Full Drum Set Studies for the Modern Drummer
by Joe Cusatis
This book represents pretty much everything I’ve always felt is wrong with the traditional approach to learning the drums, and I LIKE IT. For the better part of my study I’ve always looked for ways to multiply my practice efforts: if I worked on something, I wanted it to work on several levels at once- reading, hand technique, four-way coordination, orchestration on the fly, musical interpretation- as many things as I could fit in, I would. Things like pure, mindless calistenics, and pre-packaged licks (especially out of that traditional Krupa-like bag) were verboten. If it could not be learned through a quasi-musical application, it was not worth learning.
What I’m finding in working through this book (and a few others like it) is that not only do calisthenics actually work, they may be necessary. At the very least they’re better for isolating a move and learning it completely and quickly, something more difficult (or easy to gloss over) when you’re dealing with several issues at once. What I’ve found in my own playing is that there is a little bit of an Darwinian process at work, with some moves getting unconsciously weeded out of my playing through never having been learned thoroughly. Now, nobody cares if your left is a little slow making it to your floor tom, but I feel I have a little more freedom for not having to explicitly tell my hands to make certain things.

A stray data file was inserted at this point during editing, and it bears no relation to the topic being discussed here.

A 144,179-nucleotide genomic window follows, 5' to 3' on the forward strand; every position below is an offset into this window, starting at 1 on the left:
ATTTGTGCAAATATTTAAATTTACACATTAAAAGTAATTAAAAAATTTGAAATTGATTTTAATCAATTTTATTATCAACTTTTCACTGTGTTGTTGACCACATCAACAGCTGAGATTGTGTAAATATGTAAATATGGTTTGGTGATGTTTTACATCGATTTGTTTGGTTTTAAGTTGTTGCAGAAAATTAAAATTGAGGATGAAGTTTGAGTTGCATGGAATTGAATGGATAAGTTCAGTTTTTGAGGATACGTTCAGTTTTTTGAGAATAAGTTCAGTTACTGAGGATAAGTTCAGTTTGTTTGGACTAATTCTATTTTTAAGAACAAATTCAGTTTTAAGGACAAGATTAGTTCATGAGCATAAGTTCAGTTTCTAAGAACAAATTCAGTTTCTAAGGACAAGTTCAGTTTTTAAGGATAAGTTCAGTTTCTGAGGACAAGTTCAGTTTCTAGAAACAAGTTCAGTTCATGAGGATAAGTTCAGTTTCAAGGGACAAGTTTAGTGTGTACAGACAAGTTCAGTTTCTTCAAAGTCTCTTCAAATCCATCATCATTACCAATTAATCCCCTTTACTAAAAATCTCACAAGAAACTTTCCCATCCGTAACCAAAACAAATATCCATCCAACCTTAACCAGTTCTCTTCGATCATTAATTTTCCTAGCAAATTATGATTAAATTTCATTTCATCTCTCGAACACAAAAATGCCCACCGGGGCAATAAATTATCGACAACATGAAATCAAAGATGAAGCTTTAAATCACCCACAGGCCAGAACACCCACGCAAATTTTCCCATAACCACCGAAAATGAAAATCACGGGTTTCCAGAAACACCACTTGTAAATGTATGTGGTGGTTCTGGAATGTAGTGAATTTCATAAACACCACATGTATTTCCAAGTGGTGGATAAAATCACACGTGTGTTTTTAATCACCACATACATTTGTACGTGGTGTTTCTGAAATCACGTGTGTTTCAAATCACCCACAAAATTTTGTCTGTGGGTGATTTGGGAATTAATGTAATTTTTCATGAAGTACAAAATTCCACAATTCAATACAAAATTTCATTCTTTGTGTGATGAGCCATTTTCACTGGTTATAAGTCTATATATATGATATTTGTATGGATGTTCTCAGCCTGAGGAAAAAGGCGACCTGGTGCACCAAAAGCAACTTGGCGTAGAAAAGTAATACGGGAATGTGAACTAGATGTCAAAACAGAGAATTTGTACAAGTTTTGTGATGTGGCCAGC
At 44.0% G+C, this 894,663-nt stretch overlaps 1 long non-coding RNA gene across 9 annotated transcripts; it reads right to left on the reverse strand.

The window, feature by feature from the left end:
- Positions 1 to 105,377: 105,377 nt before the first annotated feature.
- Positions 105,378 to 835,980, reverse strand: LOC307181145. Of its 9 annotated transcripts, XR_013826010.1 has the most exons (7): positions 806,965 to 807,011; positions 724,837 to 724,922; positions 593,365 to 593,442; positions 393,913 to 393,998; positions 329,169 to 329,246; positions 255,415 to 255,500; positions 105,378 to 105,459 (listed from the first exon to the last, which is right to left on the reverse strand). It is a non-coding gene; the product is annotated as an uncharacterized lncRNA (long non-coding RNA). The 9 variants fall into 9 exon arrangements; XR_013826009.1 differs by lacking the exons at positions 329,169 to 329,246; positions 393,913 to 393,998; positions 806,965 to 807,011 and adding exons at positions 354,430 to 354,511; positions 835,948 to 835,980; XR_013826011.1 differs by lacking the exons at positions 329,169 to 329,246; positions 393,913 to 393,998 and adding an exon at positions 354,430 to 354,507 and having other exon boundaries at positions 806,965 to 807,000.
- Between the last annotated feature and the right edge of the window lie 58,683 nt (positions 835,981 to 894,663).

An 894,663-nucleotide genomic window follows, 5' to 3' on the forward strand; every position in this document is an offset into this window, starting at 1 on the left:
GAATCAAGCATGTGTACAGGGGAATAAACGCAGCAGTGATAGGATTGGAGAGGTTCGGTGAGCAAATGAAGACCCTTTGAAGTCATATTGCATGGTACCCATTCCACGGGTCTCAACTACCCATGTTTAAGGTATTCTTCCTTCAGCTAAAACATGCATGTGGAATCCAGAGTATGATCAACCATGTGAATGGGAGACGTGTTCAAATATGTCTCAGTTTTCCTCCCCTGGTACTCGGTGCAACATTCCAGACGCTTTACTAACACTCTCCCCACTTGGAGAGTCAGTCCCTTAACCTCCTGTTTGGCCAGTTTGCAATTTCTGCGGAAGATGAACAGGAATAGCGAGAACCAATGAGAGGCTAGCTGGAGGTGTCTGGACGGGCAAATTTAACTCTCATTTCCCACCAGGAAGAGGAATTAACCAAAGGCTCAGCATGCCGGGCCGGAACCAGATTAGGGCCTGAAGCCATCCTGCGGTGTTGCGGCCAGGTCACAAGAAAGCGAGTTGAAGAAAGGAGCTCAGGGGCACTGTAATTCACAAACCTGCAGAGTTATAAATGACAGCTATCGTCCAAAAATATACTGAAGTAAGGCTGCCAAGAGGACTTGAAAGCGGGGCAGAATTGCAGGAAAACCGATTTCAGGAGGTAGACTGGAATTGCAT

Many of the licks in the book are very cliche, and will be instantly recognizable if you’re at all familiar with the more “drummery” drummers coming out of rock in the 60’s- your Ian Paices and Ron Bushys- and your more bush-league Krupa clones. But I’ve found I actually prefer doing my calisthenics in the context of cliches rather than in the nearly content-free, purely logical/mechanical mode of some newer books (Rod Morgenstein’s Drum Set Warm-Ups comes to mind)- I’m learning the moves and learning history at the same time. So far it has not caused me to start regurgitating jive licks verbatim.
I’m not wild about the archaic notation system, which uses a kind of exploded staff-for-dummies, which may have been easier for barely-literate drummers of the past to puzzle through, but is difficult for others to read quickly. It’s a minor thing.
So, another cherished ideal bites the dust. This book is recommended for anyone studying the drums- artist types like me will appreciate it filling in some technical gaps, and novices will appreciate someone giving them something to play.
Get Rudimental Patterns from Steve Weiss Music.
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